A recent study found that triphala promotes the growth of healthy bacteria like Bifidobacterium and lactobacillus acidophilus. In addition to promoting friendly bacteria, this traditional Ayurvedic botanical also seemed to help inhibit the growth of unhealthy bacteria.
“There are so many positive studies on the pharmacological effects of triphala, but nobody’s ever thought about looking at Ayurvedic herbs like triphala from the point of view of how they affect the microbiome,” says Robert Keith Wallace, Ph.D., who—along with his wife and co-author Samantha Wallace—wrote Gut Crisis: How Diet, Probiotics, and Friendly Bacteria Help You Lose Weight and Heal Your Body and Mind.
“That’s interesting, because the microbiome is where the seat of Vata is: in the large intestine. So if you can do something to positively affect the microbiome, you’re affecting all types of Vata imbalances. It’s a whole new way of looking at triphala.”
We all carry within us a host of “good” bacteria in our large intestines; this colony is known as your microbiome. Prebiotics help to create the right composition of friendly bacteria in your microbiome—a crucial factor in your overall health and wellbeing, says Wallace.
“Your gut bacteria have a huge effect on the body,” says Wallace. “They’re like another organ that’s modulating balance in the body. Your gut bacteria can affect agni [digestive fire] and ama [accumulated toxins]. They can repair a leaky gut and help ensure undigested food doesn’t get into your bloodstream. They can actually improve the performance of the enzymes in your intestines.”
Triphala is a traditional Ayurvedic formula made from three Indian fruits: Amalaki, Bibhitaki, and Haritaki. From an Ayurvedic perspective, these fruits are unusual in that they are tridoshic, balancing all three doshas. They’re also detoxifiers that aid in digestion and microbiome health. In today’s world, that’s more important than ever, Wallace says.
“These days, our microbiomes have been disrupted by antibiotics and other medicines, by different kinds of processed foods, environmental pollutants, and things like that,” he says. “We’ve caused the problems in the ecology. Think of your microbiome as being somewhat like the soil on a farm: if you put a lot of pesticides into the soil, you’re basically killing all of the bacteria, good and bad.”
So how do you replenish your microbiome? Here’s where triphala comes in.
“To get the soil on a farm back to normal again, you just have to feed it good compost. Well, it’s the same thing with your microbiome. You need to replenish it with foods that help to restore the composition of the bacteria in a more natural way. An herb like triphala, which contains three fruits, may be just what that soil or that internal environment in the gut needs to get back to normal, this new research suggests.”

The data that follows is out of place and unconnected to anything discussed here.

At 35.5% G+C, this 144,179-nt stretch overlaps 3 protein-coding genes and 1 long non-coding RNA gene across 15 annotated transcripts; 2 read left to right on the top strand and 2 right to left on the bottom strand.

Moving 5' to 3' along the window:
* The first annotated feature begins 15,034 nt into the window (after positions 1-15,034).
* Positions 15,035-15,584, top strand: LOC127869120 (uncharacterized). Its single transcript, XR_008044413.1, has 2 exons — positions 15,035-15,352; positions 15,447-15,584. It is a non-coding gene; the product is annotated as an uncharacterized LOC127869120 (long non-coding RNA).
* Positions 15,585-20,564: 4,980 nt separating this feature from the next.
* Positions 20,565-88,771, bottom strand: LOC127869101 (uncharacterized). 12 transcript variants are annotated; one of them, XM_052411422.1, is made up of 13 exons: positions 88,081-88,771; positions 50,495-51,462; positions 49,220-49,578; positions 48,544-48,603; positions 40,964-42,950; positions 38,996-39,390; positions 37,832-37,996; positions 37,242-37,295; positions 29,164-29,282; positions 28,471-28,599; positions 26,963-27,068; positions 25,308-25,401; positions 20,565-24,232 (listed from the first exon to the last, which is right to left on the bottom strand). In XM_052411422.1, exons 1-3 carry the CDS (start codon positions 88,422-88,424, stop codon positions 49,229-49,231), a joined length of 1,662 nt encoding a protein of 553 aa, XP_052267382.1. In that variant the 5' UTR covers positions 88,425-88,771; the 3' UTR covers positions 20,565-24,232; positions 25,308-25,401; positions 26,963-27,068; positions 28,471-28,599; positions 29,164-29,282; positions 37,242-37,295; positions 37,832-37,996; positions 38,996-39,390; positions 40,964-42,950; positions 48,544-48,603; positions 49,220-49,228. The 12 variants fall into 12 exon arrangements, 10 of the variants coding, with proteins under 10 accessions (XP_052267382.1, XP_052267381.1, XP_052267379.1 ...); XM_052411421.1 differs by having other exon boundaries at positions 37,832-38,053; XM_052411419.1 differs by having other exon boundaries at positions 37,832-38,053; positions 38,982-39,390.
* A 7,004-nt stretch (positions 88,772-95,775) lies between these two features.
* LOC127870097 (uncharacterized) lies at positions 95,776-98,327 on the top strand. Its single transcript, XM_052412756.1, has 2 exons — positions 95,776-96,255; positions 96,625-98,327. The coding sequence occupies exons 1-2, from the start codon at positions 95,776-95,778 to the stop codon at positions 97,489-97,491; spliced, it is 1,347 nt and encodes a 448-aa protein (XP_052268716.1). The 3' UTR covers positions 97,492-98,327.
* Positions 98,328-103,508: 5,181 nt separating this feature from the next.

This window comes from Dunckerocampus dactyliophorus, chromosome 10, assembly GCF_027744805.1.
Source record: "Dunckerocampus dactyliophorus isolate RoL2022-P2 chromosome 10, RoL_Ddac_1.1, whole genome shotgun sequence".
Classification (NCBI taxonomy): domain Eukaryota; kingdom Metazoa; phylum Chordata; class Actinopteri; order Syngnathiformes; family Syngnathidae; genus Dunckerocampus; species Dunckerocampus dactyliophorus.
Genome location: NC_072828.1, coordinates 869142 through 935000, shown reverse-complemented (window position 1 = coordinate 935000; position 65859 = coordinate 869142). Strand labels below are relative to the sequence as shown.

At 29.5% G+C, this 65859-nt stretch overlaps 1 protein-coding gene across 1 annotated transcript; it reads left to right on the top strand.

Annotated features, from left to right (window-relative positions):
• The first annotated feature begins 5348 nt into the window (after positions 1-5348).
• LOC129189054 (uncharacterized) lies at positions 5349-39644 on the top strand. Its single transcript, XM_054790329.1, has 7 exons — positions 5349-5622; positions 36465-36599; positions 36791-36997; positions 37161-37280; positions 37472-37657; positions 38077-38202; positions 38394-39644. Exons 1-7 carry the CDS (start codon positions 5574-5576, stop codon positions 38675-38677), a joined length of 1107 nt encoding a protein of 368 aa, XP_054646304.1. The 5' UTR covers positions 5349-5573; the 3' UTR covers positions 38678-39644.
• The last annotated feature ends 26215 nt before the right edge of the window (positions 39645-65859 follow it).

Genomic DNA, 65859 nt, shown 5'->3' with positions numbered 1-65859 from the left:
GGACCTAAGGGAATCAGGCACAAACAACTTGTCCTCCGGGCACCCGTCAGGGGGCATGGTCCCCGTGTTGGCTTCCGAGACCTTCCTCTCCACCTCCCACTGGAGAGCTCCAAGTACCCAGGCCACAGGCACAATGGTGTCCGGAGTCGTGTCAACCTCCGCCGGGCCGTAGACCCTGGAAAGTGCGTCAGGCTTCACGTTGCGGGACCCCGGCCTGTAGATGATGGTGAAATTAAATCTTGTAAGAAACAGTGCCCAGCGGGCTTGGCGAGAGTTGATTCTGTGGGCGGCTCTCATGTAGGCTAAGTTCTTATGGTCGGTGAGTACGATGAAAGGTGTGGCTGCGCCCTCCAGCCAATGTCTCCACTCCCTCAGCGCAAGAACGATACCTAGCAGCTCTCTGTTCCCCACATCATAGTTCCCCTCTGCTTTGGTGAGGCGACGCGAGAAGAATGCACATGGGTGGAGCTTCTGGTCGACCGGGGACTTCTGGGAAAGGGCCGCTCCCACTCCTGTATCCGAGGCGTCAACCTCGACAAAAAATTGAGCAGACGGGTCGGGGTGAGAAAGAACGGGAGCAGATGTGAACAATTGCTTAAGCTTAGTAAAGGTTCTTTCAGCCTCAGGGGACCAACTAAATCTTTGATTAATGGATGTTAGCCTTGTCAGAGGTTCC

Prebiotics Pave the Way for Probiotics
If you feel that your gut health is a bit off (you’re feeling bloated or having other digestive upsets), your first impulse might be to take some acidophilus to replenish your good bacteria. But according to Wallace, while probiotics can be helpful, prebiotics are an integral part of the equation too.
“Probiotics work to some extent, but they’re pretty simplistic. You have around 1,000 types of bacteria in your gut, and with a probiotics pill you’re just adding one, maybe two, maybe 30 different types of bacteria to the mix. It’s complicated and not a very well-understood science. What’s important is establishing the conditions that allow bacteria to grow in the first place, which is why prebiotics are so important.”
The Value of a Rest & Repair Diet
Before turning to prebiotics, though, you might want to follow what Wallace refers to as a Rest & Repair diet in Gut Crisis.
“If you have a farm that’s had a lot of pesticides put into its soil and you want it to be organic again, you basically have to do nothing to the soil for a period of time before it can be certified,” he says. “Just like that, your body needs a rest and repair period too. It’s like a traditional Ayurveda spring detox: for a few weeks, you eliminate certain foods that are hard to digest so your body doesn’t have to work so hard. You eliminate wheat, dairy, deep-fried foods, and sugary desserts, and favor lighter foods like kitchari to give your gut a chance again to restore itself.”
At the same time, you can add triphala to your daily regimen to help prime your gut to receive the benefits of probiotics, says Wallace.
“Triphala is such a gentle formula that almost everyone can take it,” he says. “It has many benefits for the microbiome. It’s an antioxidant, and it tones and supports the large intestine to improve absorption of nutrients. It just has so many benefits. That’s why I think spices and herbs are going to be the future for the microbiome.
“At first analysis you might think Ayurveda’s a little behind in what it can do for prebiotics and probiotics. So many traditions have fermented, prebiotic foods like kombucha, but generally Ayurveda doesn’t recommend fermented foods. Lassi is a probiotic, which strictly speaking is not fermented, and it is important to take it as fresh as possible (and not before bed). But then, if you perceive all the Ayurvedic herbs and spices as prebiotics that can actually improve the composition of the microbiome, improving beneficial and destroying harmful, that becomes very meaningful.”
Although this new research was not done specifically on Maharishi Ayurveda’s formula of Triphala, we are heartened by the findings of this promising study. We’d also like to add that our Triphala formula contains one additional ingredient, Cabbage Rose, which has a cooling effect, supports long-term use of triphala, and supports the synergy of the three fruits.